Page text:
The Rescue of Lindsay M. — a couple of thoughts

In the course of researching and outlining the original novel-length story that I then re-worked into the present short story, I learned many interesting things relating to Christian End Times theology; Israeli cattle production; a little bit about Jerusalem’s history; the desire to rebuild the Jewish temple; and the Al Asqa mosque. You can read about the temple, the temple mount and the mosque here:  — in addition to 1,000 other sites on the Internet.

But perhaps one of the best things I discovered while conducting research is that I “found” the poetry of Yehuda Amichai, an Israeli poet. He moved to Israel at the age of 12 with his parents to escape the Holocaust. Out of all of his poems I’ve enjoyed (and there are many I still need to discover), the one entitled The Ecology of Jerusalem is my favorite. He writes with the boredom and fatigue of a person who lives at a tourist destination where the spectacular is part of his everyday life.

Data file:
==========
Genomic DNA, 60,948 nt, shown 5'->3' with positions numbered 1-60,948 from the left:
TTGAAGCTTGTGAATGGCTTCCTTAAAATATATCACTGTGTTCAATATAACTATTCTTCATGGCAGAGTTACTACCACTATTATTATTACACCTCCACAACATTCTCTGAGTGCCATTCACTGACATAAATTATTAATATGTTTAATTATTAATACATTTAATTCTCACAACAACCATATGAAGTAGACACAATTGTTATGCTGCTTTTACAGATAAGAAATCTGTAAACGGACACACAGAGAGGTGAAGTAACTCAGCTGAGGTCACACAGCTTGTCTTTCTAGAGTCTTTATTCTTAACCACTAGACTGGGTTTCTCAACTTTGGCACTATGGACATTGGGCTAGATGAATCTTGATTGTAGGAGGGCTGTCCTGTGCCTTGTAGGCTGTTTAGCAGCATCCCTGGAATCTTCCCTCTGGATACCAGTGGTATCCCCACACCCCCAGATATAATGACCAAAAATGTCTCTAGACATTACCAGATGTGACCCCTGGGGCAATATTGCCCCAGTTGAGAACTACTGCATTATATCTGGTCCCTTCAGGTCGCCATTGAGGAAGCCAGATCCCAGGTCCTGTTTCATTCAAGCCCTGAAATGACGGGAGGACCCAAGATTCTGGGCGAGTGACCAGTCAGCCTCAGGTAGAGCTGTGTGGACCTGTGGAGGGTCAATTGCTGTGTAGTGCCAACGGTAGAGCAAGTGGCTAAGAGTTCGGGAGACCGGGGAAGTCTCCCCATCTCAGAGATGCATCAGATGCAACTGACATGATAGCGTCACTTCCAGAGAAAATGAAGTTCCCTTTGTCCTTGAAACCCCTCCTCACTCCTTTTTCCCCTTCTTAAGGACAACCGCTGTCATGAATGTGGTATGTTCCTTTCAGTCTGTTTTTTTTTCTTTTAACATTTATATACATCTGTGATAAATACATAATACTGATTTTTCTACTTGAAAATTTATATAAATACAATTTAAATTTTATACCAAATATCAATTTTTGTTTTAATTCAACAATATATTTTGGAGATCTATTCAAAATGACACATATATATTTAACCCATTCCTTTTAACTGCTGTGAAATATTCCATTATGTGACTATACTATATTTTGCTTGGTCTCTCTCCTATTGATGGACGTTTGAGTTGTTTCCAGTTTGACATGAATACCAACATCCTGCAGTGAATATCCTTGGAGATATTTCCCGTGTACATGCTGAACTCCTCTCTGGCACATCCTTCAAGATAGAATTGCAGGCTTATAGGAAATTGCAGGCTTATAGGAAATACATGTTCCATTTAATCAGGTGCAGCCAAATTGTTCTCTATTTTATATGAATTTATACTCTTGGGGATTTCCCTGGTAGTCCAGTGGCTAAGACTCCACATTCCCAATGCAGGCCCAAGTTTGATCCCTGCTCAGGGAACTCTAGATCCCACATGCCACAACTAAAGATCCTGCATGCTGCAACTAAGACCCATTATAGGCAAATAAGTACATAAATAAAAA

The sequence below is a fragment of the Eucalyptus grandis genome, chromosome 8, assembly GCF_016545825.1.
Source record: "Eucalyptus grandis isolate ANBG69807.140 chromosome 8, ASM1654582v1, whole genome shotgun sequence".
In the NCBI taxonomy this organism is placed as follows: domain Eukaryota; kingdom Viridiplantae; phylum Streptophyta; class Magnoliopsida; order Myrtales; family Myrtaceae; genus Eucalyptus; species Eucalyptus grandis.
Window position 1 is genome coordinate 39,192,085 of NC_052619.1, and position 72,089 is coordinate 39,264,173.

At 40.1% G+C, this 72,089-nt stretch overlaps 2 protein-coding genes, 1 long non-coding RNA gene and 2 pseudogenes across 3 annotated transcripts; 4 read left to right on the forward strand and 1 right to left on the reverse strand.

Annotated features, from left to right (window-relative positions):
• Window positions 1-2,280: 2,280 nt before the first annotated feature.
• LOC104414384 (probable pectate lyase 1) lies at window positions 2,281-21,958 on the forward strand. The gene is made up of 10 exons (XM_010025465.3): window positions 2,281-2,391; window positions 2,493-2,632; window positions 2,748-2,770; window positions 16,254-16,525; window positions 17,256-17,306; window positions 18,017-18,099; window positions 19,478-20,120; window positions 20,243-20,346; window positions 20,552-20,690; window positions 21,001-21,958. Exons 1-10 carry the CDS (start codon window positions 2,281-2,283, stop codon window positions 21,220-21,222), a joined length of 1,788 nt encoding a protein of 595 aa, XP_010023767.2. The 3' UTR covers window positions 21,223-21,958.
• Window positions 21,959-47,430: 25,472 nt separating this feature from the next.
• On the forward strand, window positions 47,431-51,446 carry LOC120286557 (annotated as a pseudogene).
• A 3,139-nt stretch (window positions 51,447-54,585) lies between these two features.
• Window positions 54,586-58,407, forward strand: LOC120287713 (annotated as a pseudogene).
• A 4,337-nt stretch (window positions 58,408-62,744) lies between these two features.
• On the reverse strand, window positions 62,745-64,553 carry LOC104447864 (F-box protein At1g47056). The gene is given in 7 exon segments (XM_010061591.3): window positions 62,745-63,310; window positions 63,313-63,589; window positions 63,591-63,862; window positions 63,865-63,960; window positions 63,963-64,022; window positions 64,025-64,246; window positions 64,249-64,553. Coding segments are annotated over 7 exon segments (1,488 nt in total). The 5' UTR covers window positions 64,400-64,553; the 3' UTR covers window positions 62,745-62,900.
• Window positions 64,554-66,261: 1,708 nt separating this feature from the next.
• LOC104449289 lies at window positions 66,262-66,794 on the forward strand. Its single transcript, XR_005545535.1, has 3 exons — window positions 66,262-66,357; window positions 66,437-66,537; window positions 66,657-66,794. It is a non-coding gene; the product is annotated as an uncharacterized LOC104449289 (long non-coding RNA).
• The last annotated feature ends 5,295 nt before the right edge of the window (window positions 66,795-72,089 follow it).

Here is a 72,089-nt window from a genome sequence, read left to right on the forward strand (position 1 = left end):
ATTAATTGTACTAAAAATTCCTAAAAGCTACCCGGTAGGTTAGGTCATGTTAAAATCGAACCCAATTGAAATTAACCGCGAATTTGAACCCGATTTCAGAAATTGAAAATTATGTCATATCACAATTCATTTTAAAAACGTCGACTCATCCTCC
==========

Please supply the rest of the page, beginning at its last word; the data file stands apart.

And of course, because it is Jerusalem, is isn’t just another tourist destination. It is THE DESTINATION for every Jew and Christian who takes their faith seriously. I would have loved to ask him what specifically prompted him to write the poem. If it was a slow building feeling or realization, or if certain events perhaps seen repeatedly over the years – some tourists sadly developing the Jerusalem Syndrome, hatred and violence between Jews and Muslims – prompted him to write it. Perhaps Yehuda was simply reflecting on the 5,000 years of the city’s history. According to Wikipedia (it corresponds with other sources; it’s late, I just grabbed the wiki URL), “… Jerusalem has been destroyed twice, besieged 23 times, attacked 52 times, and captured and recaptured 44 times.”


The air over Jerusalem is saturated with prayers and dreams

like the air over industrial cities.

It’s hard to breathe.

And from time to time a new shipment of history arrives

and the houses and towers are its packing materials.

Later these are discarded and piled up in dumps.

You can read the complete poem here:


It is this sort of feverish hope or twisted desire, inspiring real efforts by real people, to rebuild the temple that gave me the main plot and setting for the story. I’d originally entitled it (when it was novel-length), Abraham’s Children — thinking of the Jews, Christians and Muslims in the story, each fighting the other for their own religion’s vision of messiah (mahdi).

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